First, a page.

An Alternative to Internalized Patriarchy: Promising Young Woman (2020)
By Nicole Potekev
Hollywood is no stranger to the Assault & Avenger genre. Yet, Promising Young Woman (2020), is perhaps the first movie directed by a woman to hit theaters in a post #MeToo Movement America and upturn the familiar, fictional formula. Promising Young Woman stars Carey Mulligan as Cassandra, a med-school drop-out bent on revenge for her friend Nina, who was assaulted by a promising, young Alexander Monroe. In the first act, Cassandra aims her ire at middle-class ‘nice guys’ in bars, feigning drunkenness to lure in these would-be saviors, until chillingly revealing her sobriety after they attempt to do more than help. In the second act, Cassandra shifts her attention to systematic retribution against, 1) Nina’s disbelieving female peer, 2) the college’s female Dean, 3) the lawyer who defended Al Monroe, and 4) Al Monroe himself. Through Cassandra’s moral greyness, and cinematic decisions unique to its sub-genre, this Comedy-Thriller paints an entertaining and disquieting alternative to our internalized narratives on assault, race, gender, and culpability.
Carrie Mulligan as Cassandra
At the larger-scale genre, slasher movies have historically targeted and greenlighted violence against women. Sure, both genders have a terrible time in horror movies, but “men are usually killed quickly offscreen or in shadows, while women are killed in full view, often in extended sequences of suspense and torture” (Benshoff and Griffin 338). This is highly intentional. After the creation of the Movie Rating System in 1968, “The new Ratings System allowed not only greater amounts of gratuitous sex but greater amounts of gratuitous violence to be seen on movie screens… Disturbingly, some films of the era feature very graphic visualizations of sexualized violence, including rape” (Benshoff and Griffin, 329-330). Notorious films such as I Spit on Your Grave (1978, 2010), Death Wish (1974), Sudden Impact (1978), and many others of their kind tell the same story. First, the inciting incident. They horrendously display graphic violence, against women, via urban crime. Then the victim goes on a murderous rampage against their assaulter(s). Or, if the plot often prefers, a woman is so badly injured or simply killed, that they conveniently cast a boyfriend or father-figure to lead as the male protagonist. While the sentiment is superficially avenging women, the cinematic design, perspective, shot length, and focus on violence, do more to sensationalize and sexualize such crimes. A 2012 study of 48 influential slasher films from the 1960s to 2010s found that “Sexually active women are punished while the films simultaneously sexualize their deaths and the torturous escapes of female heroines” (Wellman). These messages don’t go unnoticed. When movies encode the message that sexual women deserve crimes against them, that crimes occur on unprotected streets, that rapists are unrelatable inhuman caricatures of evil, that justice is clear…audiences decode and internalize these stories. A formula so repetitive becomes its own cultural mythos, a mythos which Promising Young Woman deconstructs.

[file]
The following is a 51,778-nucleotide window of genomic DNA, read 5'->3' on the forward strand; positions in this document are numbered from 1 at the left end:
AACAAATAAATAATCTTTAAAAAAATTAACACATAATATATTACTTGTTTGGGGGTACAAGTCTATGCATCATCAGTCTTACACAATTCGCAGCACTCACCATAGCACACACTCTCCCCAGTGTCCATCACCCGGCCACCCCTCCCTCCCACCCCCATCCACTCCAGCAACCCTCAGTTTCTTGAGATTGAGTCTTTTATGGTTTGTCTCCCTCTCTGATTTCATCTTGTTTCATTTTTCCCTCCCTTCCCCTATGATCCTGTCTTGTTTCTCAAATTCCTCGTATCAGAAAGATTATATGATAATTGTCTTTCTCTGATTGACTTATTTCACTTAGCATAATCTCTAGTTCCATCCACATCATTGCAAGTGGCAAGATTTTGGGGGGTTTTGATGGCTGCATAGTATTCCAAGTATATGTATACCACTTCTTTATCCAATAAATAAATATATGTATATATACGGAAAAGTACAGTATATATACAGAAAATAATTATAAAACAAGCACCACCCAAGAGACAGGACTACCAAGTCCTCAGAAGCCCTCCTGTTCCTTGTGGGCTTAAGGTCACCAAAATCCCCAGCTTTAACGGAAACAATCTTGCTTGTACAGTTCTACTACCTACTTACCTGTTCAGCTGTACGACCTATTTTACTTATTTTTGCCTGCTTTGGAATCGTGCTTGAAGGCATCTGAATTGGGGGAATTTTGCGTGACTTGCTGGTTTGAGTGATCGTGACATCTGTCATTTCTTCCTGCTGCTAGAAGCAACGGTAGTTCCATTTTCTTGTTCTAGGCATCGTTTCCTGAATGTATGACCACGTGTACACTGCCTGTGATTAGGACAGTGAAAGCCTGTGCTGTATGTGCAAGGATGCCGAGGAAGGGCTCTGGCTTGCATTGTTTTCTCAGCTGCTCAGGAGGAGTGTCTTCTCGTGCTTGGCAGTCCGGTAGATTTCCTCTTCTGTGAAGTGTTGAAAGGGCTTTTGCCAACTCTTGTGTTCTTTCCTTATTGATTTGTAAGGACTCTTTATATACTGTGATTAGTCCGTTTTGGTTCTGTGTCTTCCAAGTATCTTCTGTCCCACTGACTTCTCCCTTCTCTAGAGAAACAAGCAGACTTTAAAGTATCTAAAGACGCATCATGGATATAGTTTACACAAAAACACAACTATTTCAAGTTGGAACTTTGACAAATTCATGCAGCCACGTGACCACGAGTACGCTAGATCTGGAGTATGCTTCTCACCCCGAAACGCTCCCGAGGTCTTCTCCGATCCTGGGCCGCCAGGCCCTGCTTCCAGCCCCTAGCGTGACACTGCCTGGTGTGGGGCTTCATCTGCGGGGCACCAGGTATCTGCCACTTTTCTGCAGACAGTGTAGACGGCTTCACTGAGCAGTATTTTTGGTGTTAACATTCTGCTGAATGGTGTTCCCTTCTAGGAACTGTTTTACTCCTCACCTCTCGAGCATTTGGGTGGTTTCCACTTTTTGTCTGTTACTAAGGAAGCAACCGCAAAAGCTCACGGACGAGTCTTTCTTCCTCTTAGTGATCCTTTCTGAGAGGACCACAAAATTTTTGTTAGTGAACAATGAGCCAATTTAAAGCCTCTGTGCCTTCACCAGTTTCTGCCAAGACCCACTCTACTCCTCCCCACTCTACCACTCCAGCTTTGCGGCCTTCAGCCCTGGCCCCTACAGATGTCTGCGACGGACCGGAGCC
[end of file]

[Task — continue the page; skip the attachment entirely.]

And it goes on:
From the very beginning of Promising Young Woman, writer/director Emerald Fennell strategically reframes the composition of tropes. Cassandra isn’t a male protagonist. She isn’t avenging her own trauma, but her oldest friend, Nina. Despite my previous synopsis, we seldom, only briefly, see sexual acts. Violence is occasional, but never sexualized. While Cassandra may smash car windows, poach men, and… well…maybe someone dies…they are separate events. Violence is never conflated with sex appeal. Most notably, we never see a frame of Nina’s assault. Nina doesn’t even appear in the cast. No appearance on-screen means no woman is associated with victimhood. Unlike every narrative with the same premise一which exploit the inciting incident to create a murky sexual slasher film一this director opts for an edge-of-your-seat suspense thriller. It’s actually a powerful move. We refocus on the psychological anxieties which outlive the event.
The point of all this? To deconstruct, and establish a new message. Surprisingly, one that doesn’t entirely demonize men, nor absolve women. This is shown through Cassandra’s confrontation with the four guilty persons: a female friend, a female faculty member, the defending lawyer, and Alexander Monroe. When Cassandra confronts Nina’s friend from college and the Dean, their dialogue on Nina indicates they think she’s the problem. The line delivery is accurate to real world conversation. Jovial catch-up lunch with an old friend, mature discussion with faculty. Which makes each self-defense all the more disquieting.
The friend, totally drunk, says, “When you have a reputation for sleeping around..maybe no one’s going to believe you when you say something’s happened. I mean, cry wolf?…I don’t make the rules. Look when you get that drunk, things happen. Don’t get blackout drunk all the time, and then expect people to be on your side when you have sex with someone you don’t want to.” (38:43)
Though tactful, the Dean has a similar sentiment. “Well, you know we get accusations like this all the time. One or two a week. I’m sorry I don’t remember your friend, Nina…None of us want to admit when we’ve made ourselves vulnerable…and those choices, those mistakes, can be so damaging. And really regrettable.” (44:45)
These defenses parallel the sneering comments from the introductory bar scene where middle-class suited men quip that Cassandra looks like she’s “asking for trouble.” Both women acknowledge something happened by implying Nina ‘regrets’, shouldering the blame of such crimes on the woman. Nevermind that Cassandra points out that there were witnesses, his friends, people laughing. Nevermind that Nina reported it the very next day “with bruises, handprints I guess you could say” (44:26). The phrasing “I don’t make the rules”, “things happen”, “I get accusations like this all the time” show a complete lack of accountability by the very people who could make a difference. By choosing to have these first discussions with women, the audience sees that women can play a part. To Cassandra, and the movie’s message, bystanders are also culpable in the system of rape accusations.